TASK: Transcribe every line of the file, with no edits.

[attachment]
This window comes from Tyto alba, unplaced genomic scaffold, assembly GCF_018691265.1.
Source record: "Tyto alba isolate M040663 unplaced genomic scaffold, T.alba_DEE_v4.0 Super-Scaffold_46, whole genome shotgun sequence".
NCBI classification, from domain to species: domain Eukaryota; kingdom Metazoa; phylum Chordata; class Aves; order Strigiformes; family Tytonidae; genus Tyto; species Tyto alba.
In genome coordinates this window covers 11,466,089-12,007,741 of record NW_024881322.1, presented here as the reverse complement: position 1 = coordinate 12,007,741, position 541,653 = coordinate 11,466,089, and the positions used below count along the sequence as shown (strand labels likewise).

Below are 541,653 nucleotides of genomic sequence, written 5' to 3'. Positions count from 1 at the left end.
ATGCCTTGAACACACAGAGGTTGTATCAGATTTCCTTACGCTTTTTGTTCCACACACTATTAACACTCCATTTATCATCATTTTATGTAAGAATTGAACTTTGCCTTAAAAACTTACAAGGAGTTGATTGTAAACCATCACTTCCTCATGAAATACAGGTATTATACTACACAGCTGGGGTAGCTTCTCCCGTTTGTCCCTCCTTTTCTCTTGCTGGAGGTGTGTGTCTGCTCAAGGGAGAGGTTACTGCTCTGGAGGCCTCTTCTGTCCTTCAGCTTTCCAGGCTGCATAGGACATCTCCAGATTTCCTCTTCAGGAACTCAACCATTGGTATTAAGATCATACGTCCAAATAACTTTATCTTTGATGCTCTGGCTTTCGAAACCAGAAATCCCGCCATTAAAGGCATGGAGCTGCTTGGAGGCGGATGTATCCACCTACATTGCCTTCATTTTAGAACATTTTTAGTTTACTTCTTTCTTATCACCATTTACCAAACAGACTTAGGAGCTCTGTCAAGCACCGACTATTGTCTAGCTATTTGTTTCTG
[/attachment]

This window comes from Tyto alba, unplaced genomic scaffold, assembly GCF_018691265.1.
Source record: "Tyto alba isolate M040663 unplaced genomic scaffold, T.alba_DEE_v4.0 Super-Scaffold_46, whole genome shotgun sequence".
NCBI classification, from domain to species: domain Eukaryota; kingdom Metazoa; phylum Chordata; class Aves; order Strigiformes; family Tytonidae; genus Tyto; species Tyto alba.
In genome coordinates this window covers 11,466,089-12,007,741 of record NW_024881322.1, presented here as the reverse complement: position 1 = coordinate 12,007,741, position 541,653 = coordinate 11,466,089, and the positions used below count along the sequence as shown (strand labels likewise).

Below are 541,653 nucleotides of genomic sequence, written 5' to 3'. Positions count from 1 at the left end.
ATGCCTTGAACACACAGAGGTTGTATCAGATTTCCTTACGCTTTTTGTTCCACACACTATTAACACTCCATTTATCATCATTTTATGTAAGAATTGAACTTTGCCTTAAAAACTTACAAGGAGTTGATTGTAAACCATCACTTCCTCATGAAATACAGGTATTATACTACACAGCTGGGGTAGCTTCTCCCGTTTGTCCCTCCTTTTCTCTTGCTGGAGGTGTGTGTCTGCTCAAGGGAGAGGTTACTGCTCTGGAGGCCTCTTCTGTCCTTCAGCTTTCCAGGCTGCATAGGACATCTCCAGATTTCCTCTTCAGGAACTCAACCATTGGTATTAAGATCATACGTCCAAATAACTTTATCTTTGATGCTCTGGCTTTCGAAACCAGAAATCCCGCCATTAAAGGCATGGAGCTGCTTGGAGGCGGATGTATCCACCTACATTGCCTTCATTTTAGAACATTTTTAGTTTACTTCTTTCTTATCACCATTTACCAAACAGACTTAGGAGCTCTGTCAAGCACCGACTATTGTCTAGCTATTTGTTTCTG